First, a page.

Picking cotton is not your everyday type of work, nor is it the type of work that you would choose to do. As a family, back when I was growing up, it was a necessity. Although my dad made good money working on the railroad, our family grew exponentially, or so it seemed, we ended up with seven of us kids. We decided we would pick cotton by going out to the fields with a group of other cotton pickers. Pick cotton we did, and how. Between four of us we could pick a ton by noon, automatically like we were machines. I remember the only other people that could take us on were the Latinos who would pick two rows at a time. Mind you these are mile long rows and the temperature can get upwards of 110 degrees in the shade. We would pack our lunches overnight and head out every morning with a crew of some 20-30 other cotton pickers and leave our house around 3:00 a.m. We would arrive at the field around 5:00 am. and would work until 4:00 or 5:00 p.m. everyday during the summer, weekends, to include all holidays. I relished going to school because that was the only break I ever got. Now, to pick cotton you must have a cotton sack with a strap around your shoulder that is at least 20 feet long. Into it and in a bent over posture you pluck the cotton that has blossomed out, as many a each hand can carry, and toss it into the cotton sack.You have to wear good gloves, leather if you can afford it, so that the dried bristles off the plant do not cut your fingers and wrists. I still have the scars on my wrists from lousy gloves. Although this sounds like a "Grapes of Wrath" lament, it is not. It is a story of grit and determination for a poor family who had to supplement its income in order to put food on the table and new clothes on our backs, instead of hand-me-downs. It will forever be emblazoned in my brain all the money we would count on the kitchen table as a family prior to turning in at 7:00 p. m. to get our rest before the next marathon of work the next day. I remember it vividly because we learned the value of the dollar, but more importantly, it kept our family together and strong as one. Our love and faith in each other never faltered.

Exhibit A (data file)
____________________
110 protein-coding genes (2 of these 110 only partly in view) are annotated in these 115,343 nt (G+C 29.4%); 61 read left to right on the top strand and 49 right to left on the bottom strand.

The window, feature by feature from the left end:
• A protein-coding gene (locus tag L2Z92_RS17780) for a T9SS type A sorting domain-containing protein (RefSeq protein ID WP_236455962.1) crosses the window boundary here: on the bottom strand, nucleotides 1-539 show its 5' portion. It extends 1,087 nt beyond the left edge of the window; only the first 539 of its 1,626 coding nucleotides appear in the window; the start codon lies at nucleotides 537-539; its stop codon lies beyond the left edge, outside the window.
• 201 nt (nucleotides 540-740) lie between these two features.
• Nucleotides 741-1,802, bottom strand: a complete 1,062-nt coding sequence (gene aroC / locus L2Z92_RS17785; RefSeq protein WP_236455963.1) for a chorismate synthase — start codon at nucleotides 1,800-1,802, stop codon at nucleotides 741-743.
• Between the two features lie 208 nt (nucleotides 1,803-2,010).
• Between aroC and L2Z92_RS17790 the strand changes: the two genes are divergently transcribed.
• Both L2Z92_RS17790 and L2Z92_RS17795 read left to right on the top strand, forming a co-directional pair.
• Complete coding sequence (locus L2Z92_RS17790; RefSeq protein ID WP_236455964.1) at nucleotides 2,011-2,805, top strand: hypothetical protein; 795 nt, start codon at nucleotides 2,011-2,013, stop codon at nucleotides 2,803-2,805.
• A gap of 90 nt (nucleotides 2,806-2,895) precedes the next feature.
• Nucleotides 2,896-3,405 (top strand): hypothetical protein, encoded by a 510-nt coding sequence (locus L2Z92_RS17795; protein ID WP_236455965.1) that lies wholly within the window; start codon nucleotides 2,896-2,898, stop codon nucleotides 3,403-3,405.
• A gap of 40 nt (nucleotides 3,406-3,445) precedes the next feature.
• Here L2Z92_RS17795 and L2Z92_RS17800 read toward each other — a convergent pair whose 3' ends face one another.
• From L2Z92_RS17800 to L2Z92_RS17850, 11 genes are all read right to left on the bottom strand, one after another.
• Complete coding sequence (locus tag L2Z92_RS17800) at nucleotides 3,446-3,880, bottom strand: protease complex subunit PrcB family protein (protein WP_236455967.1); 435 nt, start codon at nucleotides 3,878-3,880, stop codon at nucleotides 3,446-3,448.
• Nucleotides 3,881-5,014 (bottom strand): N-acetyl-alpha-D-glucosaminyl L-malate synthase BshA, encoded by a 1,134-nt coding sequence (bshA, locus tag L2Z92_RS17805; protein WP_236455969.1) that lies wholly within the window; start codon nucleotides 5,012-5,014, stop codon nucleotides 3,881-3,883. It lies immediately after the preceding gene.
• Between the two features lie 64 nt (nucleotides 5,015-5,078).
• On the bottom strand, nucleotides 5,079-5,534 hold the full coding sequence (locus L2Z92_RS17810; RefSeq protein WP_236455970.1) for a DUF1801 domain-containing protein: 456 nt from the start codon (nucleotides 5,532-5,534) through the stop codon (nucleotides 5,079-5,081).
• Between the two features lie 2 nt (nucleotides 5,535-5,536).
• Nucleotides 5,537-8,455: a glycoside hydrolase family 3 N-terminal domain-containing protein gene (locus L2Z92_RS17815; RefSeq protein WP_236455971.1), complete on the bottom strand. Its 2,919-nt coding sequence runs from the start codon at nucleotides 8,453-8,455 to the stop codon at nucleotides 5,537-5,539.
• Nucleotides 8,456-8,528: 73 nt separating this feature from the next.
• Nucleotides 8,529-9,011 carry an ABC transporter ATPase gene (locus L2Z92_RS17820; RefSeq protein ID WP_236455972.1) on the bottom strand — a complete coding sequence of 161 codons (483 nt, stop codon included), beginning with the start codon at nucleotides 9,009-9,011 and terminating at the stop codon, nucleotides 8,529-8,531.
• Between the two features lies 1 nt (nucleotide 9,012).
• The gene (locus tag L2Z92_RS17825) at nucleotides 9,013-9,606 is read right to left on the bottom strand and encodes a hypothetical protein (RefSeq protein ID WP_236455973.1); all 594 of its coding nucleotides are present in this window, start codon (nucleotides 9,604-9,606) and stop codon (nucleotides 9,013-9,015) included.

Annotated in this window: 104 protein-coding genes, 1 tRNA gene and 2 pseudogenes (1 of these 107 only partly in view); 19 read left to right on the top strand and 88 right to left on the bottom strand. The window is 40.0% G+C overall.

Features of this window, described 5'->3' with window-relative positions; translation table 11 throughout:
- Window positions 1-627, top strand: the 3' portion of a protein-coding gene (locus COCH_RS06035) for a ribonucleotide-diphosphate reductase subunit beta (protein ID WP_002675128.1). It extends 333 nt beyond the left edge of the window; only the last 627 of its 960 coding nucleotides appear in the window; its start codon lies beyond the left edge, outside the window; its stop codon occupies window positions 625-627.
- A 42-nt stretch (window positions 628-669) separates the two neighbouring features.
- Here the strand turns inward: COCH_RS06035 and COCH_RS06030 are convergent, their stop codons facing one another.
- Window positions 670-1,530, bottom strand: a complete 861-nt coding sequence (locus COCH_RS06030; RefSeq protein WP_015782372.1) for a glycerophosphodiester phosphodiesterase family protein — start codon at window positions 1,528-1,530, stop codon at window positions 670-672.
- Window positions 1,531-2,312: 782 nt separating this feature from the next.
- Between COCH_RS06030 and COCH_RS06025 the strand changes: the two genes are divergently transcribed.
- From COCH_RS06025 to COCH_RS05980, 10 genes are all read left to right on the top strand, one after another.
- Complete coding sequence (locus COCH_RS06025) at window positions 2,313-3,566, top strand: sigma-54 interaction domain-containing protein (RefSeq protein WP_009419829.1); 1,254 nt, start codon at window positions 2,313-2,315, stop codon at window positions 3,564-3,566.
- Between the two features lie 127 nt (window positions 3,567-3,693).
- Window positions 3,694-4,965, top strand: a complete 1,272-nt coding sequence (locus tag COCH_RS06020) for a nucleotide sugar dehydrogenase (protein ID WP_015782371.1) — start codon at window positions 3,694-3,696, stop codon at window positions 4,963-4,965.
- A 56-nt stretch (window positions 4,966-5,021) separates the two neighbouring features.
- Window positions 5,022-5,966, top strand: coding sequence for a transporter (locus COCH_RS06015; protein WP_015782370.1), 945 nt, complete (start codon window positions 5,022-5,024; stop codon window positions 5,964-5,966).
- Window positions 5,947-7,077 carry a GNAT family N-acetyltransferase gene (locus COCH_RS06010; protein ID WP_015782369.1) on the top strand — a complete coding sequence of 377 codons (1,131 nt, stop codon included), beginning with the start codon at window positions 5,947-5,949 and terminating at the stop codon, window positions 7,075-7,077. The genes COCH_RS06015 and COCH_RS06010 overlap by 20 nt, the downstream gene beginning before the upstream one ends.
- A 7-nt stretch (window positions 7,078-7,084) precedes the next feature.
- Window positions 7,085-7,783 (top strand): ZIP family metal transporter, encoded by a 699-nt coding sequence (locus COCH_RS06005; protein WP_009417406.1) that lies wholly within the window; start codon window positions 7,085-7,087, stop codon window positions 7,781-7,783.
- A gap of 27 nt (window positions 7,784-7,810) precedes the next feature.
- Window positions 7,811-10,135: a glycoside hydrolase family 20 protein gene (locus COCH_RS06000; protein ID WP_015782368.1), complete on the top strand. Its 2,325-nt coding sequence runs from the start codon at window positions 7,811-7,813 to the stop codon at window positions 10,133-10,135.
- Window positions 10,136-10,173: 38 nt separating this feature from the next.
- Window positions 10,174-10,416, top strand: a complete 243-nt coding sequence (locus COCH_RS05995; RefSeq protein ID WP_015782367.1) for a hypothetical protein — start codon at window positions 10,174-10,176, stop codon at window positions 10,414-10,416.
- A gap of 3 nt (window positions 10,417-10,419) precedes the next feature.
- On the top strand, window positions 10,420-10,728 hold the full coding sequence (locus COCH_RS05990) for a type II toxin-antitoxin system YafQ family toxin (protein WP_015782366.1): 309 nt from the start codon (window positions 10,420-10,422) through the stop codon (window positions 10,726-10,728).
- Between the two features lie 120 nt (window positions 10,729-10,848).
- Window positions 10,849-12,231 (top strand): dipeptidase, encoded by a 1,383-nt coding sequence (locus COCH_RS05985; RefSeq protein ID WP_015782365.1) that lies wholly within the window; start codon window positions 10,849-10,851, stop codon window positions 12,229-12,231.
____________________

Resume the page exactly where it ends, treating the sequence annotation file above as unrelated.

Fix your paper sack lunch over night and put in the fridge for the next day where you will have to get up at 3:00 a.m. Have your cotton sack rolled up and ready, no holes, all patched up Have your shirt, pants, and straw hat ready to withstand the heat
Load up in the truck which will pick you up at a designated area. Be courteous to the other workers as it is quite too early for anyone to be up unless you have to work out in the fields. Keep track of all your equipment as it could get mixed up with someone else's.
Get to the field and listen to all directions provided by the leader, usually your truck driver who is in charge of your crew. If there are any special rules and regulations, please abide by them all. Begin your marathon of the day which is to stuff full your cotton sack with as much cotton so that you can weigh it when it is full. Repeat the process over and over. Try not to get dehydrated and stop to stretch your back periodically.
You should have been able to pick at least a ton that day in order to make a day. The rewards are all laid out on your kitchen table as you count your dollars as a family. Your bank account will also thank you so that you can pay your bills, buy food to put on the table, and buy your new clothes.
Items you will need
A positive and can-do attitude that never falters
A strong back
A good set of leather gloves
A twenty-thirty foot cotton sack
A good straw hat to ward off the hot sun
Be diligent in your cotton picking regardless of how arduous it can be as it will pay off. You can get used to seeing the dollars if you work at it. What is not very pleasant is to have to go hungry or to continue wearing hand-me-downs in all your clothing.
Wear good leather gloves while you pick the cotton. The bristles on the dried cotton plants are as sharp as razor blades. Straighten up your body from time to time and stretch your back: you will last longer without as much pain, and to be able to return to work the next day.